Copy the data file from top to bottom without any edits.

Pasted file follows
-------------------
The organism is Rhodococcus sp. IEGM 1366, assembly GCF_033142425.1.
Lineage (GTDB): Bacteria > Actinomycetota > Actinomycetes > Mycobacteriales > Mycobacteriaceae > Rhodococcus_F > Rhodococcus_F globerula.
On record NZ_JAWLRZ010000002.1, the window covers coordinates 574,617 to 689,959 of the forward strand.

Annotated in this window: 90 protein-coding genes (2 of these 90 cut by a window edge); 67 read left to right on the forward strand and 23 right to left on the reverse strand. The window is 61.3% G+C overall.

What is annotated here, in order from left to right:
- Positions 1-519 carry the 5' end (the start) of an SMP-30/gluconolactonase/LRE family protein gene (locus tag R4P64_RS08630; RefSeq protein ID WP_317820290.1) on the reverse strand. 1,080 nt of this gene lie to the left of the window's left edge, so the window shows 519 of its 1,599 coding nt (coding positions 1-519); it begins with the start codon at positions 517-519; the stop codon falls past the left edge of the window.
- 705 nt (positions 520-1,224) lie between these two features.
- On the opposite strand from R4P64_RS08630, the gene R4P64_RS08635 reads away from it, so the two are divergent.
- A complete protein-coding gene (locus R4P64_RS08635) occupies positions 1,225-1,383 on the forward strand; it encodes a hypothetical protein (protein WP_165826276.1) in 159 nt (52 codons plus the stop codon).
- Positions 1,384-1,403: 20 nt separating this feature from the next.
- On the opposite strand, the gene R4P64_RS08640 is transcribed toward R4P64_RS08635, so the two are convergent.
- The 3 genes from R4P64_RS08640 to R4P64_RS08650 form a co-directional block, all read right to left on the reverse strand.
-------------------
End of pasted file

The organism is Rhodococcus sp. IEGM 1366, assembly GCF_033142425.1.
Lineage (GTDB): Bacteria > Actinomycetota > Actinomycetes > Mycobacteriales > Mycobacteriaceae > Rhodococcus_F > Rhodococcus_F globerula.
On record NZ_JAWLRZ010000002.1, the window covers coordinates 574,617 to 689,959 of the forward strand.

Annotated in this window: 90 protein-coding genes (2 of these 90 cut by a window edge); 67 read left to right on the forward strand and 23 right to left on the reverse strand. The window is 61.3% G+C overall.

What is annotated here, in order from left to right:
- Positions 1-519 carry the 5' end (the start) of an SMP-30/gluconolactonase/LRE family protein gene (locus tag R4P64_RS08630; RefSeq protein ID WP_317820290.1) on the reverse strand. 1,080 nt of this gene lie to the left of the window's left edge, so the window shows 519 of its 1,599 coding nt (coding positions 1-519); it begins with the start codon at positions 517-519; the stop codon falls past the left edge of the window.
- 705 nt (positions 520-1,224) lie between these two features.
- On the opposite strand from R4P64_RS08630, the gene R4P64_RS08635 reads away from it, so the two are divergent.
- A complete protein-coding gene (locus R4P64_RS08635) occupies positions 1,225-1,383 on the forward strand; it encodes a hypothetical protein (protein WP_165826276.1) in 159 nt (52 codons plus the stop codon).
- Positions 1,384-1,403: 20 nt separating this feature from the next.
- On the opposite strand, the gene R4P64_RS08640 is transcribed toward R4P64_RS08635, so the two are convergent.
- The 3 genes from R4P64_RS08640 to R4P64_RS08650 form a co-directional block, all read right to left on the reverse strand.